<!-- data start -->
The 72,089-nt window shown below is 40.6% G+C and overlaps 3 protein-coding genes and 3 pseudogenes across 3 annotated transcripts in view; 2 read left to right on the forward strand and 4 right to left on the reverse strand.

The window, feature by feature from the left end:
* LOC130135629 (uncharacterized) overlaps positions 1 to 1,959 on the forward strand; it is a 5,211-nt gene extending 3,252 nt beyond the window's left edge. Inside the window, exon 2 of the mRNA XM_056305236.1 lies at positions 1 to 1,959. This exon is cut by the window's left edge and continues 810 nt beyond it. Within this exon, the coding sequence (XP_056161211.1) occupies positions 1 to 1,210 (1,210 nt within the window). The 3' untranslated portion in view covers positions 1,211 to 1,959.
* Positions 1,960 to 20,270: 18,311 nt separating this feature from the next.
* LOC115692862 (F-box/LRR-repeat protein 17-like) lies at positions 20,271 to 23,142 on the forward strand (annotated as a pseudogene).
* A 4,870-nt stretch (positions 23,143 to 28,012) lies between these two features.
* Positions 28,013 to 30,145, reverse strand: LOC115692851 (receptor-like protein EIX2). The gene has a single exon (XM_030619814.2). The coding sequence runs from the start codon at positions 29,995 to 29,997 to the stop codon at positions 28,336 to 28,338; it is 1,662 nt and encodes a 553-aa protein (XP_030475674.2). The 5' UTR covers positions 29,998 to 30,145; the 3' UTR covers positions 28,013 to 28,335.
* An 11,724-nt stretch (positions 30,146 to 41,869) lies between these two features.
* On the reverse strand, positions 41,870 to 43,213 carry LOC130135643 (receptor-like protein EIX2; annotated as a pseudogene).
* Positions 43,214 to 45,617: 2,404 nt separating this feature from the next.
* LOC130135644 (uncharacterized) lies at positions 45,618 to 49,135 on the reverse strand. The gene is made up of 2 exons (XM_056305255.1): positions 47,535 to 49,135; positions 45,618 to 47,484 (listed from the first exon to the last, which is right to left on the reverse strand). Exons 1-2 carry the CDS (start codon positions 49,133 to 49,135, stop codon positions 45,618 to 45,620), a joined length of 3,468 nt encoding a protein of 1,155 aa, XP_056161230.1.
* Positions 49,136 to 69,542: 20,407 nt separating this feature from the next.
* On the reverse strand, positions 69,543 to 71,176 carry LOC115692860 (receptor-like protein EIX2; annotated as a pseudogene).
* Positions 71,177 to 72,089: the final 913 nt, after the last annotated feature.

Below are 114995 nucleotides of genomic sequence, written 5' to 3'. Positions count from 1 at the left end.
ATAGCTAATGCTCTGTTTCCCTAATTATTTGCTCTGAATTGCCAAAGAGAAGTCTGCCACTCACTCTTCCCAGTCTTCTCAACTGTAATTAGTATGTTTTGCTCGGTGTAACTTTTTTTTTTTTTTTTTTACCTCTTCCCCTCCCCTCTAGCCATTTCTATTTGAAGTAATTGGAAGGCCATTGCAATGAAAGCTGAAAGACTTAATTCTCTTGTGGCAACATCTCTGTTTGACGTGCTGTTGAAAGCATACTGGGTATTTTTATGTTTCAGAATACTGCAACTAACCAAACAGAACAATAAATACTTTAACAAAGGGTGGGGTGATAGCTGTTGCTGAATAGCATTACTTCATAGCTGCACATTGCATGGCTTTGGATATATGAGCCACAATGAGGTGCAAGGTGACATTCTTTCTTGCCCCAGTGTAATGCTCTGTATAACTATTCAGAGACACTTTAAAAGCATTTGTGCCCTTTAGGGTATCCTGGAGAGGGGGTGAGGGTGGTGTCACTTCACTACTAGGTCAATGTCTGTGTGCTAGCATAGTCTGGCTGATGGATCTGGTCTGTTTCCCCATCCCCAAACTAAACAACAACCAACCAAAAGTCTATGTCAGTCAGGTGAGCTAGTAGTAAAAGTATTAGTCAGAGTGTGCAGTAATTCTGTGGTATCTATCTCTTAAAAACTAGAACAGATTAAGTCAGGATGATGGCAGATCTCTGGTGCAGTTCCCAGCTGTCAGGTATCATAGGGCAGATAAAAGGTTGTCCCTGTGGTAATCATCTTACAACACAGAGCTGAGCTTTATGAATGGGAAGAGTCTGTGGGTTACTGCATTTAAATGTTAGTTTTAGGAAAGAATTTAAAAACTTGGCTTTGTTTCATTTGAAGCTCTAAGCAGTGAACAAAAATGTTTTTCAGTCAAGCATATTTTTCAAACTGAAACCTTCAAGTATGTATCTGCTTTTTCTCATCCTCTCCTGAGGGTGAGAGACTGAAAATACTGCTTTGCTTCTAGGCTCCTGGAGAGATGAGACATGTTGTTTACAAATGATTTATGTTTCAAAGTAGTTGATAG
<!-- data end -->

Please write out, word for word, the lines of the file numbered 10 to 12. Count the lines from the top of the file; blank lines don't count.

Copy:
* Positions 43,214 to 45,617: 2,404 nt separating this feature from the next.
* LOC130135644 (uncharacterized) lies at positions 45,618 to 49,135 on the reverse strand. The gene is made up of 2 exons (XM_056305255.1): positions 47,535 to 49,135; positions 45,618 to 47,484 (listed from the first exon to the last, which is right to left on the reverse strand). Exons 1-2 carry the CDS (start codon positions 49,133 to 49,135, stop codon positions 45,618 to 45,620), a joined length of 3,468 nt encoding a protein of 1,155 aa, XP_056161230.1.
* Positions 49,136 to 69,542: 20,407 nt separating this feature from the next.